Cover crops can be used for different reasons, such as to provide soil erosion protection, alleviate compaction, control weeds, fix atmospheric nitrogen for the next crop, harvest for hay, and as a grazing resource. The reason for using a cover crop will determine which species or mixture of species you choose, as well as how you manage it.
Kevin Shelley, from the University of Wisconsin’s Nutrient and Pest Management Program, tours multiple cover crop demonstration plots and provides a fundamental overview of crop benefits, with growth expectations, timing, challenges and costs.
Ever wonder what cows are doing when we're not looking? Watch this cow's-eye-view of cows exploring and chowing down on a cover crop. Cover crops are an exceptional farming tool to build soil health, stop erosion and retain soil moisture. As it turns out, cows are very fond of covers, too.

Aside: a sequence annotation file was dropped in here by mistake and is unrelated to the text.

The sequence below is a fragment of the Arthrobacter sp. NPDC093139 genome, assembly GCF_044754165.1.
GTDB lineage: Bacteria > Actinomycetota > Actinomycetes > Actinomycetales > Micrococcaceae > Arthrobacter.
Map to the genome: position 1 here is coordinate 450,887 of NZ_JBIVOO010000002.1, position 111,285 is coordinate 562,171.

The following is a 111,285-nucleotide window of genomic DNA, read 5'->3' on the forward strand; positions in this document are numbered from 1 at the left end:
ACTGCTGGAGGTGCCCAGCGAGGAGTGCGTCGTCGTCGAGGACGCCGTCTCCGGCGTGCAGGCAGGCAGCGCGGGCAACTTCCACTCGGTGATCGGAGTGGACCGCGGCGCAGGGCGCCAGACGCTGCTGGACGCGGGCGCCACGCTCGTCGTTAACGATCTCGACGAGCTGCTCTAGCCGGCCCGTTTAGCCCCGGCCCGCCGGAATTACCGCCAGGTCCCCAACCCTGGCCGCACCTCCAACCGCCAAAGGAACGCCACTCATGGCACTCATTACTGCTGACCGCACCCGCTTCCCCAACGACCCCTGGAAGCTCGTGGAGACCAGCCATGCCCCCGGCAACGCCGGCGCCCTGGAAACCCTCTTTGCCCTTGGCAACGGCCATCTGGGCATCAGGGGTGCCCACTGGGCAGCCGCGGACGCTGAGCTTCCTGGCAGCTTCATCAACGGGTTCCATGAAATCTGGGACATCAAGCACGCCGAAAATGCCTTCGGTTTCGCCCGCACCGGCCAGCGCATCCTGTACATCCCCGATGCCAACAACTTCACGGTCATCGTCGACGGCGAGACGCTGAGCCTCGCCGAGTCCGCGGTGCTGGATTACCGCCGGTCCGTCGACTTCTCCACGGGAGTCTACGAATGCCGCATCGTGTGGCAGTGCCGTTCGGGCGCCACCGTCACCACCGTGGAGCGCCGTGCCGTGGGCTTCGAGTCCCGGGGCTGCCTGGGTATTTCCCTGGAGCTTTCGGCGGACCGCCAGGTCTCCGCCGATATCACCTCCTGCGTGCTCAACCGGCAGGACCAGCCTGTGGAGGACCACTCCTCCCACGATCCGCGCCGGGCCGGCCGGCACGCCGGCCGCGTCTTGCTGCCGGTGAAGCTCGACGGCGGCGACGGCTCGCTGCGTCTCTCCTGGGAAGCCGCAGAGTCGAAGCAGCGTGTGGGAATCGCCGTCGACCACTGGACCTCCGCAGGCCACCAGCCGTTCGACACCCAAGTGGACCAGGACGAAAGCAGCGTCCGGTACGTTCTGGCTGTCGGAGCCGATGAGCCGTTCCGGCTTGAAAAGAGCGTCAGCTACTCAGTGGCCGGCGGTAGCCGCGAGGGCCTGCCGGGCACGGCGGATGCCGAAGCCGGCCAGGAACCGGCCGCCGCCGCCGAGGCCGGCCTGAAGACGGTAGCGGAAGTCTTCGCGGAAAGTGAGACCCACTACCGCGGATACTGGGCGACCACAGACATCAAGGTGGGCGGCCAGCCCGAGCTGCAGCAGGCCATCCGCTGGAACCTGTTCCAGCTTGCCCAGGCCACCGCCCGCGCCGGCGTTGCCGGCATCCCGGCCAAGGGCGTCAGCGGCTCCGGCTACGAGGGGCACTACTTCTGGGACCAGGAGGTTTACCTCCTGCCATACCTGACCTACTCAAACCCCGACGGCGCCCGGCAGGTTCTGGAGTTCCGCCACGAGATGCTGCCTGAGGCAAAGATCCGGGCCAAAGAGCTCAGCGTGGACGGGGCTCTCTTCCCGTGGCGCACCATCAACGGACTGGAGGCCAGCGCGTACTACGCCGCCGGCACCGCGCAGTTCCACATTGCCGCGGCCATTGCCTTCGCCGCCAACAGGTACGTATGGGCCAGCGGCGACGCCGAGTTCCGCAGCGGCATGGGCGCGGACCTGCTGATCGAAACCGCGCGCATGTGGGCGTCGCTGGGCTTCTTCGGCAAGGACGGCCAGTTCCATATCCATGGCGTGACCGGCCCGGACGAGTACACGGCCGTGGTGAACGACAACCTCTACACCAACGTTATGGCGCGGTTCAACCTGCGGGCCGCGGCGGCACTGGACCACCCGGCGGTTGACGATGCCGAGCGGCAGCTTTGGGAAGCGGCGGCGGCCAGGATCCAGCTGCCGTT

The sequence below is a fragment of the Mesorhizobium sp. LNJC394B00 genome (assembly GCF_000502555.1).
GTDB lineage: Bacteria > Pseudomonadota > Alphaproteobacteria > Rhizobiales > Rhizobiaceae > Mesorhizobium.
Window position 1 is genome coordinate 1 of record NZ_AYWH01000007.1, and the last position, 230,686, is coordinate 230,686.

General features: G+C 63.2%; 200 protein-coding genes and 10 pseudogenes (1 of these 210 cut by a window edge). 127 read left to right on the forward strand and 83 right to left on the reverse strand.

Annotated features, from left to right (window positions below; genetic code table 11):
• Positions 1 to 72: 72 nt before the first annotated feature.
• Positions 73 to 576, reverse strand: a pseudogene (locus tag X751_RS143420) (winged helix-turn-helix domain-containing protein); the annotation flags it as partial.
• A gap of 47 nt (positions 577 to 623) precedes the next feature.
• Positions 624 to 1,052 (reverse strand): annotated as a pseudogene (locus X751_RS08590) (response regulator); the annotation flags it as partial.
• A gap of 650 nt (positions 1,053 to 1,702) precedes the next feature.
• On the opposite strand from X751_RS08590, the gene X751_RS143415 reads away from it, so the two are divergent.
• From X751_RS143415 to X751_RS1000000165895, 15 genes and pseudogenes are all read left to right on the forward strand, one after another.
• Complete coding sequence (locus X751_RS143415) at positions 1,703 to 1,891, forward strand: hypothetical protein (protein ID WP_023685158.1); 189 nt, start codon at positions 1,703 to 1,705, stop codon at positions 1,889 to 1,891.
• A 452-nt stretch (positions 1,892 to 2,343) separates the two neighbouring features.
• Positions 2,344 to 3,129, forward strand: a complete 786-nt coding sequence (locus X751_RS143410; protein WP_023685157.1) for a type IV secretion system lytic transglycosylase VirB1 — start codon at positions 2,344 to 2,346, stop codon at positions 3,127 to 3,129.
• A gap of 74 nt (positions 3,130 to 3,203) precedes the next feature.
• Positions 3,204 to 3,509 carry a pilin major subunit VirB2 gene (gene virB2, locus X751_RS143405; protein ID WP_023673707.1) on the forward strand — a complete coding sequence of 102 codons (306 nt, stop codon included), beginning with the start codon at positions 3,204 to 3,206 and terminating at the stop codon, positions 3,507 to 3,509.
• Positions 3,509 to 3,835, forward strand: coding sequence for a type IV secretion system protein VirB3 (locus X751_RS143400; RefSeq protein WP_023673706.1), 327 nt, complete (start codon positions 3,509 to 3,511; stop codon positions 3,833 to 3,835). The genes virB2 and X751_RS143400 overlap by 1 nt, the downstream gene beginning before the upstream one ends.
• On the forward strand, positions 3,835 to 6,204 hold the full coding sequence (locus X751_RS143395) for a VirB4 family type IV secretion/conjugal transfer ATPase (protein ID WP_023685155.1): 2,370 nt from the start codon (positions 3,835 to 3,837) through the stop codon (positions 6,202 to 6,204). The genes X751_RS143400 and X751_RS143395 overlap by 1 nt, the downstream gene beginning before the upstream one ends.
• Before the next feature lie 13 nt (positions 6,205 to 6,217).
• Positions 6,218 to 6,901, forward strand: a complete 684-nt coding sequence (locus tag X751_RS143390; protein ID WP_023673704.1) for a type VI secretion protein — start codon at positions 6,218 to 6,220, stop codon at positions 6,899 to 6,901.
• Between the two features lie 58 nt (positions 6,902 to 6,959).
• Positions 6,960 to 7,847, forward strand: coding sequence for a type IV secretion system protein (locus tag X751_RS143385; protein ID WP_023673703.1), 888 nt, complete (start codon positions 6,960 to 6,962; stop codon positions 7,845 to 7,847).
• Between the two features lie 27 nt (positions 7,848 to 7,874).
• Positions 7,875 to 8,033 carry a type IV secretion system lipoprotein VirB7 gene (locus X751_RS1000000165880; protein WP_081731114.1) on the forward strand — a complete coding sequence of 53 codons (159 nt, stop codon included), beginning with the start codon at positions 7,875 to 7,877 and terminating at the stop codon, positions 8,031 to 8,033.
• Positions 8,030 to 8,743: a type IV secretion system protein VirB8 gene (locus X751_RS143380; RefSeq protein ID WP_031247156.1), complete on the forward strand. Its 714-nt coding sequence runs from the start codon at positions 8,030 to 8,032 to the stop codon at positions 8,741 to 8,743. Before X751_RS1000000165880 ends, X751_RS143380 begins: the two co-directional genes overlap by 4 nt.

Tillage radishes aren't the only cover crop you’ll find growing on Steve Groff’s farm this year. The no-tiller of Cedar Meadow Farm in Lancaster County, Pa., is on a quest to find the next great cover crop for no-tillers.
Trap crops are used to absorb nitrogen from the no-till soil. If the cover crop is not grazed or harvested, the N taken up by the crop remains on-site and is preserved within the residue for use by future crops.
Needham Ag understands the role of technology in making better use of limited resources within a specific environment by drawing on a wealth of global experience to overcome the challenges facing today's farmers, manufacturers and dealers.